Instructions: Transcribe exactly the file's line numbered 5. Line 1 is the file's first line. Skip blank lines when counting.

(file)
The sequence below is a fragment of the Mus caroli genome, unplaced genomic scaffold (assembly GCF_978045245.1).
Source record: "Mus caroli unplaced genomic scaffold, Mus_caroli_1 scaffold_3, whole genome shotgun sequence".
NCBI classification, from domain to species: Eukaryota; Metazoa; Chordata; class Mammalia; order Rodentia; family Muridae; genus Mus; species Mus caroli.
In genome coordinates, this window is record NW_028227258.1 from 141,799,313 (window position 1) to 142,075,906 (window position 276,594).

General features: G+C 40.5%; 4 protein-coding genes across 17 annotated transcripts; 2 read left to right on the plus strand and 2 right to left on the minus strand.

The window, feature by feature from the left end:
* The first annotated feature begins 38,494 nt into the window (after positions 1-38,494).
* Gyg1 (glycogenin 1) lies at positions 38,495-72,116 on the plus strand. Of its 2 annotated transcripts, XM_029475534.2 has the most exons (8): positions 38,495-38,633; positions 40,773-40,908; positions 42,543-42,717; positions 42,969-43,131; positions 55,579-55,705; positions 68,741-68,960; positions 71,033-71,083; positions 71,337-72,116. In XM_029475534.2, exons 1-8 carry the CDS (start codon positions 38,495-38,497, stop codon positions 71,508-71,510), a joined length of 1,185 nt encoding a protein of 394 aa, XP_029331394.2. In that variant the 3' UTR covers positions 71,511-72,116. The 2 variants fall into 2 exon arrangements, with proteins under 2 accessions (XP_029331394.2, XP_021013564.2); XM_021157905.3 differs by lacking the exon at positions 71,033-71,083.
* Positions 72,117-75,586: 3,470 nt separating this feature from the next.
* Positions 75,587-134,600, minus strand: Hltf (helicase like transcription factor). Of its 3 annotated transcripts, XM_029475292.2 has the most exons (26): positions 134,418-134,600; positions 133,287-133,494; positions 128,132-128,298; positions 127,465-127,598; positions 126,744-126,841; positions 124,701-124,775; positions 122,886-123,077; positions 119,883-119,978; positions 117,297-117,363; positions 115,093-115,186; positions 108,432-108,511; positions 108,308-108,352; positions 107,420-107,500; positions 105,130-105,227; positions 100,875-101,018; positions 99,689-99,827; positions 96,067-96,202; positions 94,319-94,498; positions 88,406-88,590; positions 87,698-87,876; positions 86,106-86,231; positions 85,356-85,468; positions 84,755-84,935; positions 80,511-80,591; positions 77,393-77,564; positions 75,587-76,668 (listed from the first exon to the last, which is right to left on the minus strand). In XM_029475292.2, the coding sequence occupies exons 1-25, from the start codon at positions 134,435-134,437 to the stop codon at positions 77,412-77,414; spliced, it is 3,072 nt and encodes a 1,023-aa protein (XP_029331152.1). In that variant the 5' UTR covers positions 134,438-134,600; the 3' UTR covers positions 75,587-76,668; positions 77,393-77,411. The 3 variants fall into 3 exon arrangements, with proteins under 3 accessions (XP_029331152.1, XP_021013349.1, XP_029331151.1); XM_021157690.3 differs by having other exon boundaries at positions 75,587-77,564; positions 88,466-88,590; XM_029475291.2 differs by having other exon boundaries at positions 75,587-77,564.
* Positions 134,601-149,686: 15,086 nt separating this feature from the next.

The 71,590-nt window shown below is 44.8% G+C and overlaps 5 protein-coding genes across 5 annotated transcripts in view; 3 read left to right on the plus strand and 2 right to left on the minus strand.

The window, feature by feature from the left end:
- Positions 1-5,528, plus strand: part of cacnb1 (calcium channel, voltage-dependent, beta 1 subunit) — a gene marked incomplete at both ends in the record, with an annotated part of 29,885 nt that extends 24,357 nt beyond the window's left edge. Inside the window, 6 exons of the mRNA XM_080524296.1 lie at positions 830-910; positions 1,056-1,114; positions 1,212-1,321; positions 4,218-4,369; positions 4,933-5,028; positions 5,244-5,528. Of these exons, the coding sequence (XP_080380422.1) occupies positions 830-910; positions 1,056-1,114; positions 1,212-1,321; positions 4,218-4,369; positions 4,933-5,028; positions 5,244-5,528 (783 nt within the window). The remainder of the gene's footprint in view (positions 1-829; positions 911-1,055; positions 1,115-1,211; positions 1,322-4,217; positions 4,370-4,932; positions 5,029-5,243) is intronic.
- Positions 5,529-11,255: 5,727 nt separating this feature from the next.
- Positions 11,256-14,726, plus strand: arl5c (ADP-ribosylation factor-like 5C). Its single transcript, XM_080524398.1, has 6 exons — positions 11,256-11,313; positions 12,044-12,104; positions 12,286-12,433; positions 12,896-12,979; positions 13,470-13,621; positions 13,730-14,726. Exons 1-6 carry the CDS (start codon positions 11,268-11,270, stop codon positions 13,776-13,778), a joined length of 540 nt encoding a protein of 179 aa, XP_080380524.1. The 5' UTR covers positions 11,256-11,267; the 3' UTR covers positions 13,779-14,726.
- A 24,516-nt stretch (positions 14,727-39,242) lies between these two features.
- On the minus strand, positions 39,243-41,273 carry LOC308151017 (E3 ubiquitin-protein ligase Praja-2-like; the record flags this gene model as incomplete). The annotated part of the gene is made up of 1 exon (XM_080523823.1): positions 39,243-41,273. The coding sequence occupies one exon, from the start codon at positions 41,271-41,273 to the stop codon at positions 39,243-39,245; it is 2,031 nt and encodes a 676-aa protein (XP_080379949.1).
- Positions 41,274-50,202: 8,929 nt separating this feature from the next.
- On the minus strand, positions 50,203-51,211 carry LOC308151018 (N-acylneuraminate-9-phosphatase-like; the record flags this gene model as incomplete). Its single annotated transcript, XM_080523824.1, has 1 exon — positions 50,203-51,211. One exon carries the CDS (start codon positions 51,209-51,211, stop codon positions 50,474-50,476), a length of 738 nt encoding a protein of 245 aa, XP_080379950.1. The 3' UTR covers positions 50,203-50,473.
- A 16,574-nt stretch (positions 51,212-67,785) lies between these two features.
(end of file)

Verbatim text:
General features: G+C 40.5%; 4 protein-coding genes across 17 annotated transcripts; 2 read left to right on the plus strand and 2 right to left on the minus strand.